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Just hope it doesn’t ring: Hitler’s personal phone is up for auction

Alexander Historical Auctions, located in Maryland, has a unique lot available on its website right now: Adolf Hitler’s personal bunker phone. The chipped, red, rotary handset was taken right from the German leader’s bunker following the capture of Berlin in 1945 and is expected to fetch as much as $300,000 from a specialist collector.

                                           While most people might shy away from items owned by history’s most notorious war criminal, some like an off-beat, creepy vibe with their collectibles. And there’s no denying that this is an important piece of history.

The story of how the phone ended up on the auction block   is an interesting bit of history in itself, though. Following the Allied occupation of Berlin, Brigadier Sir Ralph Rayner entered the city and was given a tour by the Soviets. Purportedly, they offered him Eva Braun’s phone as a souvenir, but eventually offered him this one instead, when he claimed his favorite color was red.

READ MORE: The biggest phobia in the world? ‘Nomophobia’

That phone went home with him, and Rayner continued as a British politician after the war. When he eventually died in 1977, the phone was passed on to his son, Ranulf, who is now auctioning off the one-of-a-kind artifact because the insurance costs for it have become too great. He hopes that a museum will purchase it and preserve it for posterity.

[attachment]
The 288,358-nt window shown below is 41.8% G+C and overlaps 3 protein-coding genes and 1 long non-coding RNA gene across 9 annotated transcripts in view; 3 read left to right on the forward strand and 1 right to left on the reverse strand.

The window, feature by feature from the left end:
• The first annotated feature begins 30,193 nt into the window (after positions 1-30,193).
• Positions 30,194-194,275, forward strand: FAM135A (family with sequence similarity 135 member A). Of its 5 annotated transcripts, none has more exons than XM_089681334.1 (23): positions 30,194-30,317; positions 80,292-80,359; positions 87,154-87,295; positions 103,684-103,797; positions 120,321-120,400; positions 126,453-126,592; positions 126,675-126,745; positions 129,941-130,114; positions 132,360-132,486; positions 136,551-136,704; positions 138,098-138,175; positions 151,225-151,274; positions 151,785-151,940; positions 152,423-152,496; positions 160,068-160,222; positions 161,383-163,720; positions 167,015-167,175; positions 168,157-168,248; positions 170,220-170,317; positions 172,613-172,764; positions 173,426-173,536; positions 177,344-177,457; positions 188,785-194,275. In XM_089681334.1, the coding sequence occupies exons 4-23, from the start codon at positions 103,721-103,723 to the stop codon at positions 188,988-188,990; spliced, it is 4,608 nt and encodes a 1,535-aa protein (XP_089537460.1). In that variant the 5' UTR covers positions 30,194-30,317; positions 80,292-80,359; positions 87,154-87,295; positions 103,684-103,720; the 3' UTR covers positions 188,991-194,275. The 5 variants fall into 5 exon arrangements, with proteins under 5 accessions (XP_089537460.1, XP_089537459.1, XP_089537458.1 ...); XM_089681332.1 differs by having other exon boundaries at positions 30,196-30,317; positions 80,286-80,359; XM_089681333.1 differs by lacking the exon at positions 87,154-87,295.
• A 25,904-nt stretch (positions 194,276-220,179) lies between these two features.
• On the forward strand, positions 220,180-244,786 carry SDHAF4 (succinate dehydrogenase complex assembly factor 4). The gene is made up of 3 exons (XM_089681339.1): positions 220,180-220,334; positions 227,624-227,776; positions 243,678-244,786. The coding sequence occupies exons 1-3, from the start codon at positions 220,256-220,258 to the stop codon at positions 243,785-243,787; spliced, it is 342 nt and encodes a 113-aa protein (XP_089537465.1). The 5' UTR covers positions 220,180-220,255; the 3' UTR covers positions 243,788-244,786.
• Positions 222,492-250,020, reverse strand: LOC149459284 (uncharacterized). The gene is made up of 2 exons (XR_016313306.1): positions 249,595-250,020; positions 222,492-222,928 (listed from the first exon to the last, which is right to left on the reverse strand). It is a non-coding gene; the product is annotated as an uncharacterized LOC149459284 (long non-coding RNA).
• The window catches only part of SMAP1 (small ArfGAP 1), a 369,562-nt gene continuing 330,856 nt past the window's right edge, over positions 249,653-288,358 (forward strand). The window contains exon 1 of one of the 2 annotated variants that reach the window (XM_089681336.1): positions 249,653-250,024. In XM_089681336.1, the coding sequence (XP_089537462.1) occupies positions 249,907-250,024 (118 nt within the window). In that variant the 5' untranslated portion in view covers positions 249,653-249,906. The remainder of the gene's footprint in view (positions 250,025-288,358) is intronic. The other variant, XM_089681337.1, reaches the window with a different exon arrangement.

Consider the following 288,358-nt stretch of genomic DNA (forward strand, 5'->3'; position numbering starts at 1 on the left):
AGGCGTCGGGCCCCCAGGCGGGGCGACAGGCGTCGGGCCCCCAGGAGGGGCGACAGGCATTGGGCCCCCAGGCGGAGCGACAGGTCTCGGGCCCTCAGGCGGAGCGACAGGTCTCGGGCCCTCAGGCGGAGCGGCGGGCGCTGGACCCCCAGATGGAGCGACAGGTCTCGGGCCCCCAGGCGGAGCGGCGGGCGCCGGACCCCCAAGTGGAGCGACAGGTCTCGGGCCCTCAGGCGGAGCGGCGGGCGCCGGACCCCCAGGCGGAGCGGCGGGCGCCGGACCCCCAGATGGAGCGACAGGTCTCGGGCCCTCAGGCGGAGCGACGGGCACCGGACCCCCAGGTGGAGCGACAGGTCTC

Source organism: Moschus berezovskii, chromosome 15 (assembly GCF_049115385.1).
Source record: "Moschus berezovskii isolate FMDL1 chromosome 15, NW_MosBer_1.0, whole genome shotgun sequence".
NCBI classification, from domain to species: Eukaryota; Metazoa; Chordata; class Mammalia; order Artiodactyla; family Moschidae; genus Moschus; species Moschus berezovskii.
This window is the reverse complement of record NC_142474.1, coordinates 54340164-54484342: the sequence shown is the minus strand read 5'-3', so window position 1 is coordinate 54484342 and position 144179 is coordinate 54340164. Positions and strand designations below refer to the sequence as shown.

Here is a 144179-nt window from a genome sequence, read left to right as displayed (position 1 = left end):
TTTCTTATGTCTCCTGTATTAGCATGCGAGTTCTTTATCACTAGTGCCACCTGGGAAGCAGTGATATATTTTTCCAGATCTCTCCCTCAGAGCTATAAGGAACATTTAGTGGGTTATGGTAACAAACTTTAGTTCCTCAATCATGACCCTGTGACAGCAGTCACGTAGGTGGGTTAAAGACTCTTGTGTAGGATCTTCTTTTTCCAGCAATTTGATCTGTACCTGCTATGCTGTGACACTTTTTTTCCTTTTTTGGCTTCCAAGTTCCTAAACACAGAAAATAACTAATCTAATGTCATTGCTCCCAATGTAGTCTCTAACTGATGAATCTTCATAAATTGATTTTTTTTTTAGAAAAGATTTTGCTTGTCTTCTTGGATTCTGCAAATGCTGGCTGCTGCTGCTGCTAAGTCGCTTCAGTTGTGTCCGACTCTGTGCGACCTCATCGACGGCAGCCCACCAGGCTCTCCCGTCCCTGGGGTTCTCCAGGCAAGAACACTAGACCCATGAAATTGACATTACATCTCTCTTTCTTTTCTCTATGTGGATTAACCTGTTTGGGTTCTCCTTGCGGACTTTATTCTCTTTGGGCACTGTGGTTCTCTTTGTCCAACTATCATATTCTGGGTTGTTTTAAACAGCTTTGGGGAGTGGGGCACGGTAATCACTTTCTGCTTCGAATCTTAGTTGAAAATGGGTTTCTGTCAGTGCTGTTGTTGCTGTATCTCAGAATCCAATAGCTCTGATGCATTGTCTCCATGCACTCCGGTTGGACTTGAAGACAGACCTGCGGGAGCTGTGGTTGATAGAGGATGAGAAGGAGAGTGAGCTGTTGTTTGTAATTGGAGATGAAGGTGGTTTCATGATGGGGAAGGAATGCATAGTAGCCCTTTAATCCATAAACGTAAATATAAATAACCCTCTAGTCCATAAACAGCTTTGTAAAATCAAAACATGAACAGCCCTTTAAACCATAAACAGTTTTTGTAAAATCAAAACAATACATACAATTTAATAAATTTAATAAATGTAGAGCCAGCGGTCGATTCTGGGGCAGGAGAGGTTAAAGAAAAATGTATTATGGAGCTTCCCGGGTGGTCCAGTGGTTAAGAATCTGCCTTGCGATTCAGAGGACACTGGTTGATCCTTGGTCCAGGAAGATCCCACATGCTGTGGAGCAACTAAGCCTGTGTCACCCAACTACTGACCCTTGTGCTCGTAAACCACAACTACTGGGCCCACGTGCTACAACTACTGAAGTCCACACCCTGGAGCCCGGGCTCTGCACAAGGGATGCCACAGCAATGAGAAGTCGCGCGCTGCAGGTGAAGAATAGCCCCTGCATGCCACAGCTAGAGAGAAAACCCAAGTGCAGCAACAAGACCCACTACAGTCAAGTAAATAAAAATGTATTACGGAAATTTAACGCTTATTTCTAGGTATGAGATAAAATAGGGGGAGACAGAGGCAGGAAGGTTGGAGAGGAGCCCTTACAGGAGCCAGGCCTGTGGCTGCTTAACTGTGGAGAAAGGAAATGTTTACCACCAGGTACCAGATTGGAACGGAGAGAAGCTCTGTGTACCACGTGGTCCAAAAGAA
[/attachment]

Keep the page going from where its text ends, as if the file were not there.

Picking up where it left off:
In his interview video, Ranulf explains that Hitler used the phone as a portable device, taking it everywhere with him. It was used not only in the bunker, but in trains and cars and in his field headquarters. As the auction listing points out, an argument could be made that this phone is one of the most macabre historical pieces in the world, having borne the wishes of a man who ordered the extermination of millions.

To confirm the device’s authenticity, the auctioneers have collated reports from Hitler’s own personal telephonist, as well as historical images of Brigadier Rayner and the handset in newspapers and private collections.

Along with the handset itself, the lot comes with the original case that Sir Rayner used to bring the phone back from Germany, along with some of its wartime tags and stickers.

 Source: DigitalTrends

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